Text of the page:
Port numbers are used to keep a log of the different conversations transferred across the network at the same time. When a computer connects to a network, it must take into account the protocol that is going to be used in order to correctly emit and receive data packets.
There are various types of protocols, but in 1978 the International Standards Organization (ISO) created a standard for all network communications called The reference model of Open Systems Interconnection, commonly known as the OSI model. Its philosophy is based on dividing the functions of the transmission chain into modules, whose interface with adjacent modules is standardized. This philosophy offers a double advantage:
With this model, communication is established between devices layer by layer.
The transport layer is layer 4 of the OSI model. This layer guarantees service reliability and describes the quality and nature of data transmission. This layer defines when and how retransmission should be used to assure delivery.
There are various protocols in this layer, including TCP and UDP. These protocols support the different application layer protocols. For example, TCP supports HTTP, FTP, TELNET, SMTP and DNS, whereas, UDP supports DNS, TFTP, SNMP and RIP.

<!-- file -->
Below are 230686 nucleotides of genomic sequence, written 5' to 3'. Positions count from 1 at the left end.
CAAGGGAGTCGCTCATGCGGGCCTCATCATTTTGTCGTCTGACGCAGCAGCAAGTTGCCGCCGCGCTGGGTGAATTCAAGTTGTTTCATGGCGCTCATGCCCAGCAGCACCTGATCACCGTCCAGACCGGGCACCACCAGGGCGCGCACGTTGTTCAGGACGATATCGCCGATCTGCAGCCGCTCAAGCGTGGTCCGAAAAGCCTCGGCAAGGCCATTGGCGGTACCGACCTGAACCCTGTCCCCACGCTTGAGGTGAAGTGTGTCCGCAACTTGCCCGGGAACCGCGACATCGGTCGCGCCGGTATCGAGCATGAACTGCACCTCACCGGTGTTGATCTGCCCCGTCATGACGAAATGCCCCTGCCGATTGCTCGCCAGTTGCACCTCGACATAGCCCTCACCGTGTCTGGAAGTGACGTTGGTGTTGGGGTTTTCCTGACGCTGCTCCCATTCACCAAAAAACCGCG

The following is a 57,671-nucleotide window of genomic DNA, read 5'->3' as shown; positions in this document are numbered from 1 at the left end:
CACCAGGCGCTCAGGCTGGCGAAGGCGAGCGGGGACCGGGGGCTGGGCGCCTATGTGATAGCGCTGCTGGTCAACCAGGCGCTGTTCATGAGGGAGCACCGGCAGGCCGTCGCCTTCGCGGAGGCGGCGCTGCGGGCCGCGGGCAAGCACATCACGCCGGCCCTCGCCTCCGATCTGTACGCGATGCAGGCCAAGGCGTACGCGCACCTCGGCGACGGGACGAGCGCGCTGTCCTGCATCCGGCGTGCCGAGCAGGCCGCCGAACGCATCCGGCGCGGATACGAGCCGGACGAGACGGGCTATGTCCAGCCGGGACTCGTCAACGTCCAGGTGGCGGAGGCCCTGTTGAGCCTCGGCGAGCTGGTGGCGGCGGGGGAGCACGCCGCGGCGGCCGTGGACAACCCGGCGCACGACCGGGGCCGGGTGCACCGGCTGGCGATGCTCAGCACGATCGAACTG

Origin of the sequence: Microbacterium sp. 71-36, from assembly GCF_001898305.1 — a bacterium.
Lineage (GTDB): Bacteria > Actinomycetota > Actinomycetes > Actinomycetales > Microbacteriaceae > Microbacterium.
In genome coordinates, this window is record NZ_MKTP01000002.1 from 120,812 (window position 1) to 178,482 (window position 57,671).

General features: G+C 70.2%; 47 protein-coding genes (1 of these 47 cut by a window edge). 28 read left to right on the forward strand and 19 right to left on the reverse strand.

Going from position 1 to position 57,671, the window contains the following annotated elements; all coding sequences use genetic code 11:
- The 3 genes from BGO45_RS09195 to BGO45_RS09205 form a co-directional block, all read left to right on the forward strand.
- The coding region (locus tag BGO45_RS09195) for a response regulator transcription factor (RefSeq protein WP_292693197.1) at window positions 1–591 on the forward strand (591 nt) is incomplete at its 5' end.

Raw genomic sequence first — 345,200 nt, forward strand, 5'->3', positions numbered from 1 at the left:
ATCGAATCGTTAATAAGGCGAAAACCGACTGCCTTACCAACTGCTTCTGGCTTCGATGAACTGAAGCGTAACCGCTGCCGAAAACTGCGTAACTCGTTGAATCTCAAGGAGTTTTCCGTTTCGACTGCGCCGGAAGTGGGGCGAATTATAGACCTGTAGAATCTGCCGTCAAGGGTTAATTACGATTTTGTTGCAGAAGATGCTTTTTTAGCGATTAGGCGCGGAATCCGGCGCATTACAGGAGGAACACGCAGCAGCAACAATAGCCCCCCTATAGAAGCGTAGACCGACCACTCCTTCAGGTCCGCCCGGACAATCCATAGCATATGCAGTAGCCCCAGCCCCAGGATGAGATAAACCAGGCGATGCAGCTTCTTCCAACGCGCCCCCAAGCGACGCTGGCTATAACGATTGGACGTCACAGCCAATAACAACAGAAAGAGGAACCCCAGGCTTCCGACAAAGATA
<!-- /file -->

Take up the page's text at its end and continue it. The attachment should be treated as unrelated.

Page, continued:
Both TCP and UDP use port numbers (sockets) to send information to higher layers.
Programmers of application software, the layer immediately above the transport layer, have agreed to use the known port numbers released by the Internet Assigned Numbers Authority (IANA). For example, any conversation aimed at the FTP application uses the standard port numbers 20 and 21. Port 20 is used for the data and port 20 is used for control.
Conversations that do not involve any applications with a known port number are assigned random port numbers selected from a specific range above 1023. The following ranges are assigned to the port numbers:
Numbers below 1024 correspond to well-known port numbers.
Numbers over 1023 are port numbers assigned dynamically.
Registered port numbers are those numbers that are registered for the applications of specific providers. The majority of these numbers are over 1024.
End-systems use port numbers to select the correct application. The source host dynamically assigns the source port numbers. The majority of these numbers are over 1023.
Other well-known port numbers include:
| TELNET ||23|
|RIP|| 520 |
A firewall can close or hide ports in the devices to prevent intruders or attacks.
For more information about widely used communication ports, click here to go to the IANA page.